Is volunteering free service such a good thing?

@cvrajan (356)
India
March 15, 2009 12:11pm CST
I write from India and I have a guess about American (or predominently Christianity influenced?) culture - that volunteering to do free service is considered a very commendable and essential quality in life. Volunteering to do a free service as a member of a religious group or spiritual organization or as a charity (with or without religious back ground) for the upliftment of the downtrodden or for the benefit of the society is one thing. But how about volunteering to do some free service even in commercial establishments? Take for example: Wikipedia. I understand most of (or all of) the reference stuff out there are being contributed voluntarily. I think Linus has been developed by the free contribution of numerous software professionals. There are many such examples out there. I understand may websites thrive by utilizing the free service of some knowledgeable people and they "reward" the members by giving some "stars" and "T-shirts" once a while and nothing else. Why do people do it for free? For ego satisfaction? For a sense of self-importance? Or is it part of a culture? Take for example, Helium website. It is a commercial website, which accepts and publishes articles from numerous writers across the globe, get advertisement revenue and share a portion of it with writers. But they have "site stewards" - to monitor the various major title groups and help writers, co-ordinate with them, monitor contents etc and they all work for free! People seem to volunteer to do that work in all eagerness expecting nothing in return! It is simply baffling to me. Why should people offer free service to a commercial organization? If it is a service organization or a religious organization it is totally different. Just because people offer services for free (for ego satisfaction, pride or whatever), are not the commercial organizations exploiting people? If such sites were to employ people for doing such work, they have to pay salary. But by simply utilizing people's tendency to offer free service, is it correct on the part of an organization to happily make money (or save money) by the strength of free labor? I doubt very much whether such a way can ever work in India. Here, people do volunteer service, but it is mostly religion, spirituality or charity oriented. Some amount of free service can be seen in political organizations too in India, where grass-root level members offer so called free service, but they too tend to do it for food, some perks, or by eying for some future benefits from the powers-that-be. What do you think about this? Is it a cultural phenomenon? Is it a trend encouraged by religion? How far is it okay for commercial organizations to exploit free service for self-serving ends? Do you have any personal experience on this matter?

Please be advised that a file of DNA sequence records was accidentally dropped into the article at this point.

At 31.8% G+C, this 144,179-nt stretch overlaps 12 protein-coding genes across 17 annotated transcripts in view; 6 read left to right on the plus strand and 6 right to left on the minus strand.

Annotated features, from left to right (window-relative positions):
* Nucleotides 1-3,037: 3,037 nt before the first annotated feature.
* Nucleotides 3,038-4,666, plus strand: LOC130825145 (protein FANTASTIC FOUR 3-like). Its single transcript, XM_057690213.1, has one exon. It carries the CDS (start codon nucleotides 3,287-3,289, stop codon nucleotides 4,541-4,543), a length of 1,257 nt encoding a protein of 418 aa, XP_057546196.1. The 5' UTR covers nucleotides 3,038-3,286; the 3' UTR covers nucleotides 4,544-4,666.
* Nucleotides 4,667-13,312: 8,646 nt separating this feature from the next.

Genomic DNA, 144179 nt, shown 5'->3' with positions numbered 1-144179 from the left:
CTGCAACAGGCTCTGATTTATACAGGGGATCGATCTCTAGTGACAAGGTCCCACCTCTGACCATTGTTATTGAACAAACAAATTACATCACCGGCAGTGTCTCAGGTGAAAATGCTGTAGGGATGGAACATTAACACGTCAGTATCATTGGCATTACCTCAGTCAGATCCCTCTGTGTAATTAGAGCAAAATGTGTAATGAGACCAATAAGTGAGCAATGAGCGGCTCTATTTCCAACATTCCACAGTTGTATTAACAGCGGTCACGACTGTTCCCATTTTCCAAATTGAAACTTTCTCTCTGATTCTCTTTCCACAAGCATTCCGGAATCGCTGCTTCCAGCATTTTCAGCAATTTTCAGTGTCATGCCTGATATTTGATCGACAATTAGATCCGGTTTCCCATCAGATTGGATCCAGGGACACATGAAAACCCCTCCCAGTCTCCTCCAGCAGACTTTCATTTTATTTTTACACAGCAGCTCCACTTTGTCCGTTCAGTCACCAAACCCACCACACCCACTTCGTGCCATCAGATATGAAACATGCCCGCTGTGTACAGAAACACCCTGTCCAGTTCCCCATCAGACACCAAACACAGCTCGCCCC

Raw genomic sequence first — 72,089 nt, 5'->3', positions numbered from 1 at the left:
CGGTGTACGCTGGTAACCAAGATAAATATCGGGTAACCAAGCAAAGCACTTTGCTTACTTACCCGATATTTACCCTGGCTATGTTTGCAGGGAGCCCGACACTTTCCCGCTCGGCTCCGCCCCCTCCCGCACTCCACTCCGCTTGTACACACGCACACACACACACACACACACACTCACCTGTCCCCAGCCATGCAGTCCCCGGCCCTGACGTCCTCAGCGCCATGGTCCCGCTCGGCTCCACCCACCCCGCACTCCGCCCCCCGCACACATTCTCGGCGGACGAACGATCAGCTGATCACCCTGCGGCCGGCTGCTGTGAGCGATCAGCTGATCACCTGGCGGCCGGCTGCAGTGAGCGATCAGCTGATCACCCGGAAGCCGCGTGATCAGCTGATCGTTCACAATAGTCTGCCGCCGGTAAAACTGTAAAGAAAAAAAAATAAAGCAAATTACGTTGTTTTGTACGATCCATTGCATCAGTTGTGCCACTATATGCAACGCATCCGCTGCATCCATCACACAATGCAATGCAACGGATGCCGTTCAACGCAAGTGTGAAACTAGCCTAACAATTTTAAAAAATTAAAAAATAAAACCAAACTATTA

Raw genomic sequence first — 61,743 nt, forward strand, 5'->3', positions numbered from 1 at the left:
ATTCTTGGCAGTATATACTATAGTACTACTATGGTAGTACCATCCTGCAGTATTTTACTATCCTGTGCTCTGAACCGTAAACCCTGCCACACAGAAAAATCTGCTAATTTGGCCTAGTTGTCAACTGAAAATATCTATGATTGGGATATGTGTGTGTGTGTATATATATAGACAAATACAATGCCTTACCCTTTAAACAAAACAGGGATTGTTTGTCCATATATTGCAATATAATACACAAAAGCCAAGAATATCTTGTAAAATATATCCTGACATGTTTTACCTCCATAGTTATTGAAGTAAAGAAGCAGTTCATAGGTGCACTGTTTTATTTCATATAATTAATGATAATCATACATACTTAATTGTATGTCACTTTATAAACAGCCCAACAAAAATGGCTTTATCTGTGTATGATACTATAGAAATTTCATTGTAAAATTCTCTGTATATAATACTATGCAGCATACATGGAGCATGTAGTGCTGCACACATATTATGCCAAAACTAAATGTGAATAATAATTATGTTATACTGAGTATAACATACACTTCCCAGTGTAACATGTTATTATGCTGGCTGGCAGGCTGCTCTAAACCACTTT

1 response
• United States
15 Mar 09
Helping someone out, no matter if they're a friend, a religious group, a stranger or a company is always a nice thing to do. Developing freeware is wonderful - it allows for a free exchange of software. Freeware is made freely and *shared* freely. Since no one had to pay anything to make it, no one has to pay anything to get it. I'm a little confused about using Wikipidea as the example, since the entire point of the website is that anyone can add information to it. It's not so much volunteer work there. People like to share information they have, wikipedia allows them to do it. As someone who likes to update content on there, I don't consider it volunteer work. It's almost a hobby, really. And again, Wikipedia is free to use. If they had to pay the vast amount of workers needed to maintain such a massive database...I doubt they'd even be able to handle server fees. There are some times and places where yes, volunteer work works out well. Everyone wins.
@cvrajan (356)
• India
15 Mar 09
You are right about Wikipedia. They get it free and give it back free for all users. But some say, there are quite some errors in Wikipedia data and not everything that appear there must be taken as true. But I personally feel Wikipedia does give lots and lots of dependable information. But do you mean to say that those who run Wikipedia will not have any commercial benefit of running it?If a site like Mylot can pay -- pay something even though it is insignificant(many times even for some nonsense that I write!), why not Wikipedia?